Lackey

Dorian E. Gray israfel at eircom.net
Mon Jun 24 15:13:06 EDT 2002


Hemlocke said...

> I agree. Her writing is uneven at best - I loved the Last Herald Mage
> trilogy and it is by far her best. All others generally do not come close.
> If you want to read Lackey, stick with that. Among the more
> tolerable series
> would be the Mage Storms. I have a soft spot for Elspeth, I don't
> know why.

Heh.  I like Elspeth too.  Possibly because she has one of the more
believable inferiority complexes in Lackey's work, and she has the good
sense to realise what she's good at and what she's not good at, and the
balls to refuse to do the latter and stick with the former.
>
> Stay far far away from The White Gryphon and Arrows of the Queen. THAT
> particular (Arrows) series seems to be a favourite with the fans
> but I have
> always found them to be horrifically boring, to say the least. ANd Talia
> bugs me with her goodness.

I agree utterly about "The White Gryphon" (and the other two in that
trilogy).  Even the settings in that trilogy are dull, and the
characterisation is *terrible*!  I do quite like the "Arrows" trilogy, but
they were her first books and that does show.  I need to be in the right
mood for them now (needing something a bit melodramatic, a bit nostalgic,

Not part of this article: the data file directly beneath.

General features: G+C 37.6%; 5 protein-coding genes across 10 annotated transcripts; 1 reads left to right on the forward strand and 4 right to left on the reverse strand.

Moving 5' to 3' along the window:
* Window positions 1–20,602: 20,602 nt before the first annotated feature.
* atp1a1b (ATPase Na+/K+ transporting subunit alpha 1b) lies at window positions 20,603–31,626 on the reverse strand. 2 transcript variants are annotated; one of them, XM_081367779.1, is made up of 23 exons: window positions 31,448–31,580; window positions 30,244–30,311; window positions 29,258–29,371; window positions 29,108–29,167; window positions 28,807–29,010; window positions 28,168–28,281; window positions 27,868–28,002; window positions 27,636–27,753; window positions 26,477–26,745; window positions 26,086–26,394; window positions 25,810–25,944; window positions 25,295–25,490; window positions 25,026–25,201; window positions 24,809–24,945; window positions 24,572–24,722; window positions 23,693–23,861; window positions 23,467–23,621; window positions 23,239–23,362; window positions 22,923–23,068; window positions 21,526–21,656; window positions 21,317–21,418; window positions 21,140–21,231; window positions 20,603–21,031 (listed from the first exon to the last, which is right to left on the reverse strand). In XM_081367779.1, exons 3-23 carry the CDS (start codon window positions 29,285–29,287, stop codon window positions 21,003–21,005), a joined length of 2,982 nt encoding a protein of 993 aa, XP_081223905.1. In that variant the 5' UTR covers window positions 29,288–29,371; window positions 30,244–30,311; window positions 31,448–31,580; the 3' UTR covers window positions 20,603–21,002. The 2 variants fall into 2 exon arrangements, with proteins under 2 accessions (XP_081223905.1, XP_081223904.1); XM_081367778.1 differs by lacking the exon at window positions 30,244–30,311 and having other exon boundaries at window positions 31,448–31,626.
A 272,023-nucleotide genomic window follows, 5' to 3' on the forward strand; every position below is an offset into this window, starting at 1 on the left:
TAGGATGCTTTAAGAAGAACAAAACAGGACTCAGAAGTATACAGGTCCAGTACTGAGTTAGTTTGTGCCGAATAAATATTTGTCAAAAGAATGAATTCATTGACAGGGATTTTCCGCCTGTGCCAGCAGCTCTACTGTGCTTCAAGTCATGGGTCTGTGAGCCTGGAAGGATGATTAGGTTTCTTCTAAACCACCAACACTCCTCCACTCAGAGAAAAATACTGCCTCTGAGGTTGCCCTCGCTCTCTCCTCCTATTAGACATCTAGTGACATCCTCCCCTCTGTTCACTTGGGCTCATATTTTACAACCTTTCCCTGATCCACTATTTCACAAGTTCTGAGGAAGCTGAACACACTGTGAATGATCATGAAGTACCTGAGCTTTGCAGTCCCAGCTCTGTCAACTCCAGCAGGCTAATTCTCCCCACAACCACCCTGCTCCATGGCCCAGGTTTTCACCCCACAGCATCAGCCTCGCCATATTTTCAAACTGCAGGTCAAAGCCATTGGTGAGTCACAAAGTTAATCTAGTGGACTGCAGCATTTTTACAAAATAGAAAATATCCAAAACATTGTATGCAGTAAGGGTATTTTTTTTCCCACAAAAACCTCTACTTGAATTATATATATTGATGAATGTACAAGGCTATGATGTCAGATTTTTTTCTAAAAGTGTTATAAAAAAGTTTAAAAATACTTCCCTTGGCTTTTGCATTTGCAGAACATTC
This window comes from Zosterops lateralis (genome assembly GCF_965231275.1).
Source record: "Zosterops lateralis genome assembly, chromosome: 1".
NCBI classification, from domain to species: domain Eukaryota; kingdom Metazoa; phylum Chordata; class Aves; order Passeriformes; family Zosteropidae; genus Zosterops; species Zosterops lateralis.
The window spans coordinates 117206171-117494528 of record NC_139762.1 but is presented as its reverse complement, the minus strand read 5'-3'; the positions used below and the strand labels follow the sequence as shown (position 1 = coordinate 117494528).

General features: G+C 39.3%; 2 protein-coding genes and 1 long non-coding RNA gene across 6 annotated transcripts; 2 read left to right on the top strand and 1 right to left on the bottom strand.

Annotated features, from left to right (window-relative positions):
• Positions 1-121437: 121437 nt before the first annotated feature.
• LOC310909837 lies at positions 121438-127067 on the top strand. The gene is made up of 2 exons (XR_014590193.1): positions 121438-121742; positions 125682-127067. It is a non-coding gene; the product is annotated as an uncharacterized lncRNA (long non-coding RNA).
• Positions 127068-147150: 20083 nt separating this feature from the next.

that doesn't require brain-power! - I add "nostalgic" here because I do read
them harking back to the teen-angst period of my life).
>
> As for her non-Valdemar books, the Serpent's Shadow was a huge joke. Poor
> characterisation coupled with one of the most stereotyped views of Indians
> and Hinduism and a totally uninteresting romance got me seriously
> irritated.

I really liked the setting (meaning Edwardian London, not the stuff about
Indians - aside from anything else, the one-dimensional view of Kali annoyed
me rather!) in that one, and some of the story, but I do feel it badly
needed at least two rewrites.  One to get rid of the preaching and one to
make the ending work. :-)
>
> One thing that bugs me about Lackey is that she cannot resist
> preaching her
> personal values through her books - like her thinly disguised
> feminism. I've
> nothing against feminism obviously, being female but please, do stop the
> preaching.

She's worse in some books than others, I find.  "The Serpent's Shadow" was a
horrendous example in that area; I found it rather as though she thought the
suffragettes' battle still needed fighting!  "The Fire Rose" is a bit more
subtle.

(It's so disappointing when you realise that an author you used to think was
really good isn't that great after all.)

Until the sky falls on our heads...

Dorian.


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